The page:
We are yet to see the momentum of opening new large scale gold and other mines and exploration work has significantly waned. This investment has gone to other countries in Africa instead – in the last 8 years, Burkina Faso for instance has seen six new large scale mines open and exploration has continued to identify further investment options.
Significant drop in gold production
Declining exploration and mining projects calls for an urgent need of a turn-around that would result into massive inflow to revamp exploration and mining capital that would uplift and sustain the investment momentum. Otherwise, under the current circumstances, medium to long term outlook, one should not be considered unpatriotic to say, Tanzania’s 2025 Vision of achieving 10% GDP growth from the mining sector is far-fetched if such strategic corrective interventions are not made, sooner rather than later.
Transparency of the Mining Sector
We also address media reports on a recent decision of the Tax Appeals Tribunal in relation to one member of the TCME - Acacia Mining plc (Acacia).
The TCME wishes to inform the general public that it fully supports and re-iterates Acacia’s view that the allegations directed against our member are utterly baseless. Having scrutinized the article published in the media, there are essentially two major areas which require clarification:
- Dividend Payments
The books of accounts of the mining companies are the most intensely and persistently audited than any other companies or industries in Tanzania. All of the large scale mining members are listed on various stock exchanges such as New York Stock Exchange, Toronto Stock Exchange, London Stock Exchange, Johannesburg Stock Exchange, Australia Stock Exchange etc., and are therefore subjected to rigorous scrutiny and strict disclosure requirements based on best international practice of corporate governance. In addition to the world class international external Auditors including the likes of PwC, EY, Deloitte and KPMG etc. the accounts and supporting tax records are also regularly and routinely audited by Tanzania Revenue Authority (TRA), Controller and Auditor General (CAG), Ministry of Energy and Minerals through Tanzania Minerals Audit Agency (TMAA), Tanzania Extractive Industries Transparency Initiative (TEITI) etc. In spite of all these audits, none of our members has over the years been brought to book or found guilty of the allegations that are regularly raised against our individual member companies and the industry as a whole. Instead, our individual member companies have won accolades from Ministry of Finance through TRA for being most tax compliant entities in the sector.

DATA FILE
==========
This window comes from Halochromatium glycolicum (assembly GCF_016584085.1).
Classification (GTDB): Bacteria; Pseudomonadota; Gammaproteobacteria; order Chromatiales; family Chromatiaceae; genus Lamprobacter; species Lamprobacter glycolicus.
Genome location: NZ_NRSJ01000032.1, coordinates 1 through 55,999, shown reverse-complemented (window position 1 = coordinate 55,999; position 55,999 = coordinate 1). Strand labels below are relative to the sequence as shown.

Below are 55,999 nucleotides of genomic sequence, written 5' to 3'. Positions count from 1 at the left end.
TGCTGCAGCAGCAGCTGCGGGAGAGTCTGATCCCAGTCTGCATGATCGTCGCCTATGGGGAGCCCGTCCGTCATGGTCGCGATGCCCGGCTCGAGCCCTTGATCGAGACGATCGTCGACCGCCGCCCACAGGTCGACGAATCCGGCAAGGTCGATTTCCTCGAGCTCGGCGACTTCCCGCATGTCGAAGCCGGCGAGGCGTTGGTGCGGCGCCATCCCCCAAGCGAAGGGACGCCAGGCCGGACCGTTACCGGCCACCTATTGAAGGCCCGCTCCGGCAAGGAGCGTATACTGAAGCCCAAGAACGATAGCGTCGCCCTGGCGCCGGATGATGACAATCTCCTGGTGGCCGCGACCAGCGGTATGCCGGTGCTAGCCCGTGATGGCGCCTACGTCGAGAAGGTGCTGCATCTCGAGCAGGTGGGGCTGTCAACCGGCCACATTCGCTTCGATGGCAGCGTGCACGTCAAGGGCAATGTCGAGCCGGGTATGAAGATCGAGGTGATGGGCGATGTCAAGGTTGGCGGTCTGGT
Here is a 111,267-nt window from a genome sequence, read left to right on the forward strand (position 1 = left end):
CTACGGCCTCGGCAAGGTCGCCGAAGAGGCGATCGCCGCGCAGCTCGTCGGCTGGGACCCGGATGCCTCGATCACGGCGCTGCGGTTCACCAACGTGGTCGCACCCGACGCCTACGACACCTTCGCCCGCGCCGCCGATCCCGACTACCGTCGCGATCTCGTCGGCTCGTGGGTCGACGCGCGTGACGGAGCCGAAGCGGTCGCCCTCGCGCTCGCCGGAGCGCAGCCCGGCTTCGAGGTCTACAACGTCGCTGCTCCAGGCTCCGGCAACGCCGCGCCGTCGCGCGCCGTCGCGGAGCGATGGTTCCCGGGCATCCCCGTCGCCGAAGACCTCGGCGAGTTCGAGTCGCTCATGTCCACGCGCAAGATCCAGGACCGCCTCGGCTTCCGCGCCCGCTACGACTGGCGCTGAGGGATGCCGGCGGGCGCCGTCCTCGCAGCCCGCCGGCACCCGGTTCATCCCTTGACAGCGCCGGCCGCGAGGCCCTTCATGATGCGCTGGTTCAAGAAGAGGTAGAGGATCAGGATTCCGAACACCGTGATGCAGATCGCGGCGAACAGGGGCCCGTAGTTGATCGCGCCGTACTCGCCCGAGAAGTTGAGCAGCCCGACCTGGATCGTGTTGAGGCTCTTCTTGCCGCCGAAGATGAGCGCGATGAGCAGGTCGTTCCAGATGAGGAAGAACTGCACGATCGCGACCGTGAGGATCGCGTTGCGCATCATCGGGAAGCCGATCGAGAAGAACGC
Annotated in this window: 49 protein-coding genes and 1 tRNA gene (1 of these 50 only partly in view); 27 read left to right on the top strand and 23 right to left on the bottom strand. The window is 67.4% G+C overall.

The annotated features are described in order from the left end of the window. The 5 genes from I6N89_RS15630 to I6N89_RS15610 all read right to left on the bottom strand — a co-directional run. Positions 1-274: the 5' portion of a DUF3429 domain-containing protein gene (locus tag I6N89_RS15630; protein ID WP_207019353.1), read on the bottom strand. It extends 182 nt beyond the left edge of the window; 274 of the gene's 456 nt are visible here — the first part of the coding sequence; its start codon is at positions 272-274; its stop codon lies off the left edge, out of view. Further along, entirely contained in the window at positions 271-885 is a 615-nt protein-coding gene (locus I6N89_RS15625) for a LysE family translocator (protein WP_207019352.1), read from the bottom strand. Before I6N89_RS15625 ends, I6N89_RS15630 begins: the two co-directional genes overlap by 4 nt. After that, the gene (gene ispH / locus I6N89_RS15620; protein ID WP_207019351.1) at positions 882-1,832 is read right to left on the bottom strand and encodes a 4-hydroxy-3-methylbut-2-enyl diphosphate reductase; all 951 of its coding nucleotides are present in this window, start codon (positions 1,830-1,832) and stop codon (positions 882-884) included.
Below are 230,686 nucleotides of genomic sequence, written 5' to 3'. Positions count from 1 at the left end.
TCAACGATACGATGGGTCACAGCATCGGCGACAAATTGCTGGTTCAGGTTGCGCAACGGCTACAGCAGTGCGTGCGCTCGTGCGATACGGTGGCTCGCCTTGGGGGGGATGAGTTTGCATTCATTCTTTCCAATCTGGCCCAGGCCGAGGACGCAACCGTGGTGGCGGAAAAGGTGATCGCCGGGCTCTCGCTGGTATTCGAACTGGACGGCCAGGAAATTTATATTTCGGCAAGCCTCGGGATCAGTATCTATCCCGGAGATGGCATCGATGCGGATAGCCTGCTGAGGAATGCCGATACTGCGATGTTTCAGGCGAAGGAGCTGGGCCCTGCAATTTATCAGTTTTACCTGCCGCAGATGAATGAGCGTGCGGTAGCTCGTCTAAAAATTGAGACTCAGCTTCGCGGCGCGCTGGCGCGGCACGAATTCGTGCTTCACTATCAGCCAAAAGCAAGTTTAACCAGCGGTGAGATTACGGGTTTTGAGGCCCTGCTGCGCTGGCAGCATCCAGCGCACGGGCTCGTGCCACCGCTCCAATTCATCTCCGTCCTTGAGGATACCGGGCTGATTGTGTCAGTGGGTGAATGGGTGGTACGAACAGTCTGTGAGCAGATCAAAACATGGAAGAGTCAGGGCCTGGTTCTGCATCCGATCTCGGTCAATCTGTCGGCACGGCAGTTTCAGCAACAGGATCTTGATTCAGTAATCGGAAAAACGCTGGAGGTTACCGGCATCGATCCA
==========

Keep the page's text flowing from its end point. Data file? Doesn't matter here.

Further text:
It has been asserted that Acaciahas been paying dividends to its offshore shareholders in London despite the fact that its Tanzania mines (North Mara Gold Mine, Bulyanhulu Gold Mine and Buzwagi Gold Mine) have been consistently incurring losses. We find it prudent to address this matter from a professional point of view.
For the period under review on the subject matter, all Acacia operating entities in Tanzania declared accounting profits. However under the Tanzanian income tax law and the terms of the Mine Development Agreements, until the initial investment has been recouped the entities are not in a position to pay any corporation tax (Tax on profits).
It is worth noting that Acacia alone has to date invested USD 3.8billion into building and developing four (4) modern large scale mines, one of which (Tulawaka) has been handed over to the Government and is now operated by STAMICO. As per usual practice any initial investment has to be recouped before the company pays corporate tax - in effect any profits are offset against the capital investment resulting into taxable losses.
The financial results of Acacia and its Tanzania subsidiaries are available to the general public through its audited financial statements, which can be found on its website. Dividend payments are declared in those accounts and the payment of dividends are not entirely dependent on profits. Dividends can be paid based on retained earnings, capital reduction, free cash flows, and available cash reserves.
In the year 2010, when African Barrick Gold plc (Now Acacia) was created as a separate entity and it raised funds through the issue of 107 million new ordinary shares. Part of these proceeds have been used to invest further in Acacia’s mines and exploration and part retained as reserves for other uses including the payment of dividends. These funds did not have their origin in Tanzania and they were therefore not subject to any form of Tax in Tanzania. In the United Kingdom, and in many other countries, it is legal and accepted practice to pay dividends from capital reserves. Consequently it is entirely incorrect to assert as reported in some of the media coverage, that dividend payments by a company can only be made if there is enough profit.
- Tax Residency and Allegation on Permanent Establishment